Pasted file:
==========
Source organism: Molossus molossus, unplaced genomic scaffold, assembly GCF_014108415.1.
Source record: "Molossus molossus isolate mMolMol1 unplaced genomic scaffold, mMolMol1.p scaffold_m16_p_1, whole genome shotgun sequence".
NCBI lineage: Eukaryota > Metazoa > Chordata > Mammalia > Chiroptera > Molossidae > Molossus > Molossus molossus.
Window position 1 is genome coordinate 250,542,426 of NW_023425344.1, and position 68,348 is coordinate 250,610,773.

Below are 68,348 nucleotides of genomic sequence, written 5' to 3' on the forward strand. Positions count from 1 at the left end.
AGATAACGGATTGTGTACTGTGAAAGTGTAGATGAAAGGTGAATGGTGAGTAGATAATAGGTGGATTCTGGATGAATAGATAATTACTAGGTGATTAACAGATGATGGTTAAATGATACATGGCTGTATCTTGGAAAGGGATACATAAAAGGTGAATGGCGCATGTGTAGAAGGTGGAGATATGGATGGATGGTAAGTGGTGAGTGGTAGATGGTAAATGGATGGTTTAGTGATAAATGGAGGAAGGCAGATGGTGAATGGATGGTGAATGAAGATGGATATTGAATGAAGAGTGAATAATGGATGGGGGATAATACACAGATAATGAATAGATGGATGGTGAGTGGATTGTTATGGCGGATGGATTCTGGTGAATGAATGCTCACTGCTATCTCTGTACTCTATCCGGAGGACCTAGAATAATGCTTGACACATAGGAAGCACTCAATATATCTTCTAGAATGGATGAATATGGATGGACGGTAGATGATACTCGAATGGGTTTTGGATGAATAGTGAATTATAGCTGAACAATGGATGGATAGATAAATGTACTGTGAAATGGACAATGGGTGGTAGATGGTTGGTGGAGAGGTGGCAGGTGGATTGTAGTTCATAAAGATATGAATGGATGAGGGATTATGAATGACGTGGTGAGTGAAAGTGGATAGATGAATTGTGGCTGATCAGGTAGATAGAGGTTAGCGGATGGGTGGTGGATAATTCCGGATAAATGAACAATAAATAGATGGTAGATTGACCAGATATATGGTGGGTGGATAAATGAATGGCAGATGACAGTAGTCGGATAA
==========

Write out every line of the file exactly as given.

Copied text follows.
Source organism: Molossus molossus, unplaced genomic scaffold, assembly GCF_014108415.1.
Source record: "Molossus molossus isolate mMolMol1 unplaced genomic scaffold, mMolMol1.p scaffold_m16_p_1, whole genome shotgun sequence".
NCBI lineage: Eukaryota > Metazoa > Chordata > Mammalia > Chiroptera > Molossidae > Molossus > Molossus molossus.
Window position 1 is genome coordinate 250,542,426 of NW_023425344.1, and position 68,348 is coordinate 250,610,773.

Below are 68,348 nucleotides of genomic sequence, written 5' to 3' on the forward strand. Positions count from 1 at the left end.
AGATAACGGATTGTGTACTGTGAAAGTGTAGATGAAAGGTGAATGGTGAGTAGATAATAGGTGGATTCTGGATGAATAGATAATTACTAGGTGATTAACAGATGATGGTTAAATGATACATGGCTGTATCTTGGAAAGGGATACATAAAAGGTGAATGGCGCATGTGTAGAAGGTGGAGATATGGATGGATGGTAAGTGGTGAGTGGTAGATGGTAAATGGATGGTTTAGTGATAAATGGAGGAAGGCAGATGGTGAATGGATGGTGAATGAAGATGGATATTGAATGAAGAGTGAATAATGGATGGGGGATAATACACAGATAATGAATAGATGGATGGTGAGTGGATTGTTATGGCGGATGGATTCTGGTGAATGAATGCTCACTGCTATCTCTGTACTCTATCCGGAGGACCTAGAATAATGCTTGACACATAGGAAGCACTCAATATATCTTCTAGAATGGATGAATATGGATGGACGGTAGATGATACTCGAATGGGTTTTGGATGAATAGTGAATTATAGCTGAACAATGGATGGATAGATAAATGTACTGTGAAATGGACAATGGGTGGTAGATGGTTGGTGGAGAGGTGGCAGGTGGATTGTAGTTCATAAAGATATGAATGGATGAGGGATTATGAATGACGTGGTGAGTGAAAGTGGATAGATGAATTGTGGCTGATCAGGTAGATAGAGGTTAGCGGATGGGTGGTGGATAATTCCGGATAAATGAACAATAAATAGATGGTAGATTGACCAGATATATGGTGGGTGGATAAATGAATGGCAGATGACAGTAGTCGGATAA